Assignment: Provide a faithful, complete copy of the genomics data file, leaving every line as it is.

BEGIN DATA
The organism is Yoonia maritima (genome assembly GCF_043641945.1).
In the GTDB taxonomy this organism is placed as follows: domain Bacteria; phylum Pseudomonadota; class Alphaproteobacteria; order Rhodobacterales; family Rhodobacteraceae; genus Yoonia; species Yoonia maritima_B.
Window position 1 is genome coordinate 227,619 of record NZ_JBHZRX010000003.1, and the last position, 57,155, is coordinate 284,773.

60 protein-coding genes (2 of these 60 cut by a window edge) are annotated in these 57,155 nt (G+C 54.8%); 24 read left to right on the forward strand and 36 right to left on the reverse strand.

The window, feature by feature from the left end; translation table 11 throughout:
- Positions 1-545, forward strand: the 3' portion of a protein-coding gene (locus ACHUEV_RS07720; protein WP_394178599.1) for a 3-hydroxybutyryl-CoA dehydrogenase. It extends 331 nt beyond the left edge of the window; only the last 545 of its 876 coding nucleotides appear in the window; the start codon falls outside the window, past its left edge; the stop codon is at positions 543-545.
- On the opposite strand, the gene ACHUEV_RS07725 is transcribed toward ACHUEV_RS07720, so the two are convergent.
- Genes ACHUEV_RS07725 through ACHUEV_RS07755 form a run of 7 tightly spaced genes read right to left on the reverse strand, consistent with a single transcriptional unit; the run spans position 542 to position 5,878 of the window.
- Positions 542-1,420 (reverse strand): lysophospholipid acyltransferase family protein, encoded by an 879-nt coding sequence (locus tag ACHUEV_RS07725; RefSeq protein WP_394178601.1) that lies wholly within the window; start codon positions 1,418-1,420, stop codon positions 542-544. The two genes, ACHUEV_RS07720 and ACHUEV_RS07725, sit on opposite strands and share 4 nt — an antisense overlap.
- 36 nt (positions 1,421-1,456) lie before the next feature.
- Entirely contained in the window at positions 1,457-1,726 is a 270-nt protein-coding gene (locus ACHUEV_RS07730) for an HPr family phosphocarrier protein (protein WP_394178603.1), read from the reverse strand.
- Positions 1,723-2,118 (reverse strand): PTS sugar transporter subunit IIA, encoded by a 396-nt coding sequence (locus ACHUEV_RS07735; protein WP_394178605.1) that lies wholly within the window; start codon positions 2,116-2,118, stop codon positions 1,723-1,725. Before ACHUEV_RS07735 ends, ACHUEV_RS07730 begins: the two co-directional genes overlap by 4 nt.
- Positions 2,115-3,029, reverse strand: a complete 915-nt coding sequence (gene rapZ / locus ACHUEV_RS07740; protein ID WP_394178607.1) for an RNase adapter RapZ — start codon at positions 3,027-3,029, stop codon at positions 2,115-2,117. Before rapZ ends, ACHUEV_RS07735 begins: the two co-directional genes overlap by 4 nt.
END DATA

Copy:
The organism is Yoonia maritima (genome assembly GCF_043641945.1).
In the GTDB taxonomy this organism is placed as follows: domain Bacteria; phylum Pseudomonadota; class Alphaproteobacteria; order Rhodobacterales; family Rhodobacteraceae; genus Yoonia; species Yoonia maritima_B.
Window position 1 is genome coordinate 227,619 of record NZ_JBHZRX010000003.1, and the last position, 57,155, is coordinate 284,773.

60 protein-coding genes (2 of these 60 cut by a window edge) are annotated in these 57,155 nt (G+C 54.8%); 24 read left to right on the forward strand and 36 right to left on the reverse strand.

The window, feature by feature from the left end; translation table 11 throughout:
- Positions 1-545, forward strand: the 3' portion of a protein-coding gene (locus ACHUEV_RS07720; protein WP_394178599.1) for a 3-hydroxybutyryl-CoA dehydrogenase. It extends 331 nt beyond the left edge of the window; only the last 545 of its 876 coding nucleotides appear in the window; the start codon falls outside the window, past its left edge; the stop codon is at positions 543-545.
- On the opposite strand, the gene ACHUEV_RS07725 is transcribed toward ACHUEV_RS07720, so the two are convergent.
- Genes ACHUEV_RS07725 through ACHUEV_RS07755 form a run of 7 tightly spaced genes read right to left on the reverse strand, consistent with a single transcriptional unit; the run spans position 542 to position 5,878 of the window.
- Positions 542-1,420 (reverse strand): lysophospholipid acyltransferase family protein, encoded by an 879-nt coding sequence (locus tag ACHUEV_RS07725; RefSeq protein WP_394178601.1) that lies wholly within the window; start codon positions 1,418-1,420, stop codon positions 542-544. The two genes, ACHUEV_RS07720 and ACHUEV_RS07725, sit on opposite strands and share 4 nt — an antisense overlap.
- 36 nt (positions 1,421-1,456) lie before the next feature.
- Entirely contained in the window at positions 1,457-1,726 is a 270-nt protein-coding gene (locus ACHUEV_RS07730) for an HPr family phosphocarrier protein (protein WP_394178603.1), read from the reverse strand.
- Positions 1,723-2,118 (reverse strand): PTS sugar transporter subunit IIA, encoded by a 396-nt coding sequence (locus ACHUEV_RS07735; protein WP_394178605.1) that lies wholly within the window; start codon positions 2,116-2,118, stop codon positions 1,723-1,725. Before ACHUEV_RS07735 ends, ACHUEV_RS07730 begins: the two co-directional genes overlap by 4 nt.
- Positions 2,115-3,029, reverse strand: a complete 915-nt coding sequence (gene rapZ / locus ACHUEV_RS07740; protein ID WP_394178607.1) for an RNase adapter RapZ — start codon at positions 3,027-3,029, stop codon at positions 2,115-2,117. Before rapZ ends, ACHUEV_RS07735 begins: the two co-directional genes overlap by 4 nt.